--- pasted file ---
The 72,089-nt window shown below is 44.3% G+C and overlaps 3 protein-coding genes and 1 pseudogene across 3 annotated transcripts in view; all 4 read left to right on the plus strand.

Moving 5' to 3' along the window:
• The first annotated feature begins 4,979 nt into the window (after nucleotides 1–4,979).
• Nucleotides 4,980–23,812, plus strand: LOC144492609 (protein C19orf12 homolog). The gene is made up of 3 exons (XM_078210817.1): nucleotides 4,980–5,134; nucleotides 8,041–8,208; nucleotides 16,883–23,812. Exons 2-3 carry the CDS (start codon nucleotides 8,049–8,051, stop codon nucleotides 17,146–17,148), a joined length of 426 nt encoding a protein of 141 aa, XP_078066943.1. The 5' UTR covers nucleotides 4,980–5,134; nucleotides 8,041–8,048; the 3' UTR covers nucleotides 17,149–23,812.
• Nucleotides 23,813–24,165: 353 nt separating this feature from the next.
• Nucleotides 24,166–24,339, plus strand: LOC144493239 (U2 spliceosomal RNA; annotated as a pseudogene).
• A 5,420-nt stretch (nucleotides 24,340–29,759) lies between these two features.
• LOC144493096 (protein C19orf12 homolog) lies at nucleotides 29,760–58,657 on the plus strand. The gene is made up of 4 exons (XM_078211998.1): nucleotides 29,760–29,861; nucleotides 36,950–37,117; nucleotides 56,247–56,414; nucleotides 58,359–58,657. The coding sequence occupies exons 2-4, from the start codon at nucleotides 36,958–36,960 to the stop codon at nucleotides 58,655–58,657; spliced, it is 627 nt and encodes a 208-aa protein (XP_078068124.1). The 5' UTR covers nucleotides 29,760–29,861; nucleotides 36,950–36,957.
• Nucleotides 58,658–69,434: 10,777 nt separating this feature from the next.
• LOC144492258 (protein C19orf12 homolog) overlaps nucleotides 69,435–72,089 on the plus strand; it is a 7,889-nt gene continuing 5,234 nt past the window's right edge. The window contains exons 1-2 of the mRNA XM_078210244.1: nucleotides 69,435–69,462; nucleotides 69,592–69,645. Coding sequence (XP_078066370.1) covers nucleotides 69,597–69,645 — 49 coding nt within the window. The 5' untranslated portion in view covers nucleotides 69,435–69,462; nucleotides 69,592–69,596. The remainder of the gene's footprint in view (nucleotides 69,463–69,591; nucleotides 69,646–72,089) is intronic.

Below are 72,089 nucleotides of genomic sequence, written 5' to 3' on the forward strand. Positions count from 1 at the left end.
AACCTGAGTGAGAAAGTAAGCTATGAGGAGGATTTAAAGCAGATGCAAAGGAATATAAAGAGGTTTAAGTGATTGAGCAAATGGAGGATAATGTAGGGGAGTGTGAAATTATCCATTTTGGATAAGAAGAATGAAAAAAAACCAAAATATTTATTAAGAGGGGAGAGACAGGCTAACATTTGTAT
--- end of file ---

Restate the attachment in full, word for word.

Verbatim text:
The 72,089-nt window shown below is 44.3% G+C and overlaps 3 protein-coding genes and 1 pseudogene across 3 annotated transcripts in view; all 4 read left to right on the plus strand.

Moving 5' to 3' along the window:
• The first annotated feature begins 4,979 nt into the window (after nucleotides 1–4,979).
• Nucleotides 4,980–23,812, plus strand: LOC144492609 (protein C19orf12 homolog). The gene is made up of 3 exons (XM_078210817.1): nucleotides 4,980–5,134; nucleotides 8,041–8,208; nucleotides 16,883–23,812. Exons 2-3 carry the CDS (start codon nucleotides 8,049–8,051, stop codon nucleotides 17,146–17,148), a joined length of 426 nt encoding a protein of 141 aa, XP_078066943.1. The 5' UTR covers nucleotides 4,980–5,134; nucleotides 8,041–8,048; the 3' UTR covers nucleotides 17,149–23,812.
• Nucleotides 23,813–24,165: 353 nt separating this feature from the next.
• Nucleotides 24,166–24,339, plus strand: LOC144493239 (U2 spliceosomal RNA; annotated as a pseudogene).
• A 5,420-nt stretch (nucleotides 24,340–29,759) lies between these two features.
• LOC144493096 (protein C19orf12 homolog) lies at nucleotides 29,760–58,657 on the plus strand. The gene is made up of 4 exons (XM_078211998.1): nucleotides 29,760–29,861; nucleotides 36,950–37,117; nucleotides 56,247–56,414; nucleotides 58,359–58,657. The coding sequence occupies exons 2-4, from the start codon at nucleotides 36,958–36,960 to the stop codon at nucleotides 58,655–58,657; spliced, it is 627 nt and encodes a 208-aa protein (XP_078068124.1). The 5' UTR covers nucleotides 29,760–29,861; nucleotides 36,950–36,957.
• Nucleotides 58,658–69,434: 10,777 nt separating this feature from the next.
• LOC144492258 (protein C19orf12 homolog) overlaps nucleotides 69,435–72,089 on the plus strand; it is a 7,889-nt gene continuing 5,234 nt past the window's right edge. The window contains exons 1-2 of the mRNA XM_078210244.1: nucleotides 69,435–69,462; nucleotides 69,592–69,645. Coding sequence (XP_078066370.1) covers nucleotides 69,597–69,645 — 49 coding nt within the window. The 5' untranslated portion in view covers nucleotides 69,435–69,462; nucleotides 69,592–69,596. The remainder of the gene's footprint in view (nucleotides 69,463–69,591; nucleotides 69,646–72,089) is intronic.

Below are 72,089 nucleotides of genomic sequence, written 5' to 3' on the forward strand. Positions count from 1 at the left end.
AACCTGAGTGAGAAAGTAAGCTATGAGGAGGATTTAAAGCAGATGCAAAGGAATATAAAGAGGTTTAAGTGATTGAGCAAATGGAGGATAATGTAGGGGAGTGTGAAATTATCCATTTTGGATAAGAAGAATGAAAAAAAACCAAAATATTTATTAAGAGGGGAGAGACAGGCTAACATTTGTAT